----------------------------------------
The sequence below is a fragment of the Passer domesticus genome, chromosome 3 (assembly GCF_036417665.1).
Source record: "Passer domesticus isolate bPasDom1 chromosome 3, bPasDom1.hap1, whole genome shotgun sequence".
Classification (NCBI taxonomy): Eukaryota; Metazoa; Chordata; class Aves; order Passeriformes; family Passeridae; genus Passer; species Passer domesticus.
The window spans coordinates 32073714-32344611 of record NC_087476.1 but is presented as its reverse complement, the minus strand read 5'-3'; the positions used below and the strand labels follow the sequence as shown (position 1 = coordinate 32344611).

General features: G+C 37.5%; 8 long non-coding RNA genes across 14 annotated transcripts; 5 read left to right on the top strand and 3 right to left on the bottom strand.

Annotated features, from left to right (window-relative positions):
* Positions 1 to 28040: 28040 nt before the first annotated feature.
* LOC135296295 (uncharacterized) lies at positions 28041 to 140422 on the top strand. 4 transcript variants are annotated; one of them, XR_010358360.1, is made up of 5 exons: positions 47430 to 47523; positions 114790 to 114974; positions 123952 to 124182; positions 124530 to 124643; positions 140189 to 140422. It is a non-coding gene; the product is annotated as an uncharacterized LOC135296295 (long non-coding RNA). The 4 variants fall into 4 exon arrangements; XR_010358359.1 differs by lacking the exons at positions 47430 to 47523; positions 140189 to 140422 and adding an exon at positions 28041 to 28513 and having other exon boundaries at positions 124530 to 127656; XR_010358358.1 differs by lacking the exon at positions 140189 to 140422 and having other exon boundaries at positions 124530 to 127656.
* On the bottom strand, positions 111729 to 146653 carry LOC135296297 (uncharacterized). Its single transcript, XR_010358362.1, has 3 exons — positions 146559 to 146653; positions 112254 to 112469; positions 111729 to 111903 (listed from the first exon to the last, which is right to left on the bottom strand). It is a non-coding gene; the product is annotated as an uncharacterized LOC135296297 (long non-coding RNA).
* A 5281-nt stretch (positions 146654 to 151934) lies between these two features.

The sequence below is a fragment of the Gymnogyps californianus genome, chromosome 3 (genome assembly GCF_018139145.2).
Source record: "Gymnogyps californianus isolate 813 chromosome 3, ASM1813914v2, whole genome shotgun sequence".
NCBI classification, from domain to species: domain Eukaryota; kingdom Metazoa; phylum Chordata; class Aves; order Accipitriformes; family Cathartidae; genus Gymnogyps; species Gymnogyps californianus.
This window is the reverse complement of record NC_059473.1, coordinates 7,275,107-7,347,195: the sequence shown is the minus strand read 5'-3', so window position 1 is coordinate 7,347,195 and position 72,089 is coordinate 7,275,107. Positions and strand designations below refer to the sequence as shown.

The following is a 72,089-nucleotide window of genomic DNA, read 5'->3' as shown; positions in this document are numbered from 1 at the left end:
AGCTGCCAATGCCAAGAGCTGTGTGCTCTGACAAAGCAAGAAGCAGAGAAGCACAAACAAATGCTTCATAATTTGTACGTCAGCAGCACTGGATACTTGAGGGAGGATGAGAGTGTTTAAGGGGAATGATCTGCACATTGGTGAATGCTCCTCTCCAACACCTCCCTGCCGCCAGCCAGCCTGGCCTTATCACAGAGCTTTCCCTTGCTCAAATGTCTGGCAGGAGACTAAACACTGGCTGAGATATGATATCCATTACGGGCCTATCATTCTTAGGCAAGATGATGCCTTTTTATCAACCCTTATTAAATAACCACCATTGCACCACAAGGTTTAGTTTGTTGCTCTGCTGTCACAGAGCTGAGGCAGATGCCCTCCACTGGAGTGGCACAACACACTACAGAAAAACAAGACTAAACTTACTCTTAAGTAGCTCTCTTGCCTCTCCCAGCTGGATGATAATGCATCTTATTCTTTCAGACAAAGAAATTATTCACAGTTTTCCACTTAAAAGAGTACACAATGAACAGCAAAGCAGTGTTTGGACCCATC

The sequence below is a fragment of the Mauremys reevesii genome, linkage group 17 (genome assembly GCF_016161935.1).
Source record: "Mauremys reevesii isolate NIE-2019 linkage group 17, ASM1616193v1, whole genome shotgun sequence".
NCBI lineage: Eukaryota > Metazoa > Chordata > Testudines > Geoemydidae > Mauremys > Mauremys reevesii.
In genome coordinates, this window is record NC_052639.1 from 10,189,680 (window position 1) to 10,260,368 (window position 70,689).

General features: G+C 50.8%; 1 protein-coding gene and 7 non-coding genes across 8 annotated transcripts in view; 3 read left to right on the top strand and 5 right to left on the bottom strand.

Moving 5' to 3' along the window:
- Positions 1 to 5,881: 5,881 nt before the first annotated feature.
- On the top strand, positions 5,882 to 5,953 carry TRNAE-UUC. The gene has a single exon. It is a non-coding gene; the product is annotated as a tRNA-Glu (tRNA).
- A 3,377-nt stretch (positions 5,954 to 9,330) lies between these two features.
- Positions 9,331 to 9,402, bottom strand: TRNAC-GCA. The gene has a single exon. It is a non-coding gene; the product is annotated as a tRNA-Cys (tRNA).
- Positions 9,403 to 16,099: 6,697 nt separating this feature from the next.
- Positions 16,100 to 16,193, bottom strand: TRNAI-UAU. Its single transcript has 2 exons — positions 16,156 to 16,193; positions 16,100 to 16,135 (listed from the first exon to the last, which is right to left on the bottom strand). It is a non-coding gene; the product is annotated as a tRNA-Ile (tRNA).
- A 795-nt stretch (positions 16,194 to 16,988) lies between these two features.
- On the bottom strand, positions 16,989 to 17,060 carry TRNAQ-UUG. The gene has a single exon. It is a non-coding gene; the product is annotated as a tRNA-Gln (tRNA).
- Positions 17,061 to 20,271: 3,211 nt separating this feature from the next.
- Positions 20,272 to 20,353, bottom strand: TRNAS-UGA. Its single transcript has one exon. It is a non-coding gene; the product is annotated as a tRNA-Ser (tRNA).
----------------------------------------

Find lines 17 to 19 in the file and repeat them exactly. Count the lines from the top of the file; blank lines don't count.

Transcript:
The sequence below is a fragment of the Mauremys reevesii genome, linkage group 17 (genome assembly GCF_016161935.1).
Source record: "Mauremys reevesii isolate NIE-2019 linkage group 17, ASM1616193v1, whole genome shotgun sequence".
NCBI lineage: Eukaryota > Metazoa > Chordata > Testudines > Geoemydidae > Mauremys > Mauremys reevesii.